His last name was unpronouncable. All that was known was that it had a glottal stop, six vowels in succession, and could only be uttered correctly by three living people (none of them friends or family).
This caused problems. Adopting a nom de plume was out of the question. Why betray identity? Why become a Smith or a Jones, when there were already too many of them to be found in the White Pages?
Setting up appointments and meetings was problematic. And he became known among his peers as “Chris,” which was, believe it or not, his first name. But because the receptionists couldn’t depart from surname protocol, because there were traditions and employee handbooks to live up to, thanks to the boys in corporate efficiency, he was often announced as “Mr. Chris” and, if a form field called for “Last Name” and a particular program refused to cooperate, he would often be entered as “Chris Chris.”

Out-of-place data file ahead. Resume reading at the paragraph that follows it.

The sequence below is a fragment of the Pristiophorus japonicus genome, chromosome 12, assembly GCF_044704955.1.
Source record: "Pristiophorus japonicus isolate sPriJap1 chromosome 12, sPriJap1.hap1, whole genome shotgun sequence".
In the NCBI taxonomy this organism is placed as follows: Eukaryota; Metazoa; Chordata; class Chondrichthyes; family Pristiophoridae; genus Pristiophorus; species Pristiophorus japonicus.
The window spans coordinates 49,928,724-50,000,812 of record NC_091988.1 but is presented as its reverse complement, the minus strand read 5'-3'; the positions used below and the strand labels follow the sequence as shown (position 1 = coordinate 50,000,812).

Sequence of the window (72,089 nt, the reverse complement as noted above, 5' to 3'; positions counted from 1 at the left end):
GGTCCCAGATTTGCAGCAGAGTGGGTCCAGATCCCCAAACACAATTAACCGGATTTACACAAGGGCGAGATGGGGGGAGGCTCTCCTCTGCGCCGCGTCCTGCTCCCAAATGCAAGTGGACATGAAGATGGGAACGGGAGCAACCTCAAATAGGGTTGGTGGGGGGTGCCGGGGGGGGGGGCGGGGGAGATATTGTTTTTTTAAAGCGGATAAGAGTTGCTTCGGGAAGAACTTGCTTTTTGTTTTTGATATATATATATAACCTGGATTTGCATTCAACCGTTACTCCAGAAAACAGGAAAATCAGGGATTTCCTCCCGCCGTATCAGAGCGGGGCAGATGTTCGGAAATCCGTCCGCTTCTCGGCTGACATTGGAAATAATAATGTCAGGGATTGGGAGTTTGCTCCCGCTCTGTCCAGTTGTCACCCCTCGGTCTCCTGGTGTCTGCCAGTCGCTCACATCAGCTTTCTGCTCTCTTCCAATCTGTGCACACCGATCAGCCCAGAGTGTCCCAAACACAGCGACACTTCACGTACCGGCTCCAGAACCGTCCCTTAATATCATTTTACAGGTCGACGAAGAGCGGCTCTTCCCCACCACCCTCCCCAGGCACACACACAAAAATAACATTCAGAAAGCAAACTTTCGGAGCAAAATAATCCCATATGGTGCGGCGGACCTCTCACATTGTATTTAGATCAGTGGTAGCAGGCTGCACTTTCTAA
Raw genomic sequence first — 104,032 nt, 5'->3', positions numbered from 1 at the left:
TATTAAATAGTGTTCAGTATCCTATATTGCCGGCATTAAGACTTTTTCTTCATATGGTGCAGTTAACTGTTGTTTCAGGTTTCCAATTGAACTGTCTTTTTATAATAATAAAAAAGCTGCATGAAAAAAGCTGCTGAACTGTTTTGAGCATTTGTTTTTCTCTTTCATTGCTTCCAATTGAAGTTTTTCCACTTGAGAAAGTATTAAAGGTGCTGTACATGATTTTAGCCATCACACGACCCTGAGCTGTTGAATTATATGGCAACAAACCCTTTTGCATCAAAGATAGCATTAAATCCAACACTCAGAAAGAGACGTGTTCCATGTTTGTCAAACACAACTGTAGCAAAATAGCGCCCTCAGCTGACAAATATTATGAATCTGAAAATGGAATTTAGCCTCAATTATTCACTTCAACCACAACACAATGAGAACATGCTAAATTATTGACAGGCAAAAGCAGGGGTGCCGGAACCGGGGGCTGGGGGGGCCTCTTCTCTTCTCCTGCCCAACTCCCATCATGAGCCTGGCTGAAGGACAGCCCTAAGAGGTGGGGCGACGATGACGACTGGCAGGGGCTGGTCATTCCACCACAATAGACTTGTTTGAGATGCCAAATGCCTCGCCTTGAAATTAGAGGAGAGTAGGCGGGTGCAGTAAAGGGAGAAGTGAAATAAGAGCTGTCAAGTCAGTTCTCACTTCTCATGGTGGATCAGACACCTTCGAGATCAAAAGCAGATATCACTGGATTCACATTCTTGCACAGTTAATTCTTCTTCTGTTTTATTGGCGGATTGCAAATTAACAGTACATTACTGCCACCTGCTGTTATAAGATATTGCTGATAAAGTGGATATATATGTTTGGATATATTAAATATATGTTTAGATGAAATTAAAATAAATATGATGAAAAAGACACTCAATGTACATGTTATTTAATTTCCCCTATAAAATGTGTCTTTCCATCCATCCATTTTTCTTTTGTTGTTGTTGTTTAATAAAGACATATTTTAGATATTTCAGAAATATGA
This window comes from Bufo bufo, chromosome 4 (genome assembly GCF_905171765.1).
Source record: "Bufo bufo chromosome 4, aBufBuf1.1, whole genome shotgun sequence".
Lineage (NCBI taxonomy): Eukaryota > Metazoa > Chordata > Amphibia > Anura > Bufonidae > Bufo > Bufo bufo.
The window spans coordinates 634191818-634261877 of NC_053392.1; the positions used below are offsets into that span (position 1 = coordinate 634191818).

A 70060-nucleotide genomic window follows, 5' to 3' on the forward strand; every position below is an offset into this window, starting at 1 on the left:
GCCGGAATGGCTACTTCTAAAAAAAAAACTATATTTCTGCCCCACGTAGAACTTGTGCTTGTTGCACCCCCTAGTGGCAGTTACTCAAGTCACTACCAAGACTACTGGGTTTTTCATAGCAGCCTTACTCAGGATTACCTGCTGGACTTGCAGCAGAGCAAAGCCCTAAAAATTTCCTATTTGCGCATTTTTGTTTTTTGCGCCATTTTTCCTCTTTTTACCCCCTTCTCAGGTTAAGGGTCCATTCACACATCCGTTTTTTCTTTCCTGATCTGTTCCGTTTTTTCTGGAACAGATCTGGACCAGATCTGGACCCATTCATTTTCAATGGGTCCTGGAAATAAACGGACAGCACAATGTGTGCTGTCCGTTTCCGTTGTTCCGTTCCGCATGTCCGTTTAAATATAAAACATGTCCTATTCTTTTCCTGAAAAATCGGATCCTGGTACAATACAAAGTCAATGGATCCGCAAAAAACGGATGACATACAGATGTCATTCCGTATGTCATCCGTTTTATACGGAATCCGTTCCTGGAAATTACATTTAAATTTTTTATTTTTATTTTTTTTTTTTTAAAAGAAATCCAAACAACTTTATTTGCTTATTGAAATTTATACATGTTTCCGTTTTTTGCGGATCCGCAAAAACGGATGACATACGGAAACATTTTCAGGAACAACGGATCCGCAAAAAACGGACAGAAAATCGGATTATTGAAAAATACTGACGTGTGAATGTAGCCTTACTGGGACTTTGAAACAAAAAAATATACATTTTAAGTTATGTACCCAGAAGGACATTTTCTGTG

It is safe to say that publicity and impeccable reputation did not come to him as easily as happiness. America was a nation that prided itself on easy memory. There had been two Adamses, two Roosevelts and two Bushes as Presidents. Furthermore, it looked pretty likely that a second “JFK” would be running on this year’s Democratic ticket.
He delivered bouquets to anyone, male or female, who could spell his name correctly. This gestures were often mistaken for romantic overtures, when in fact he simply liked to reward attention to detail, something with which he was concerned about in the bedroom, both with himself and other parties.
Pay no attention to the loose slipknot or the wrinkled shirt. There’s more to Chris than appoints the retina.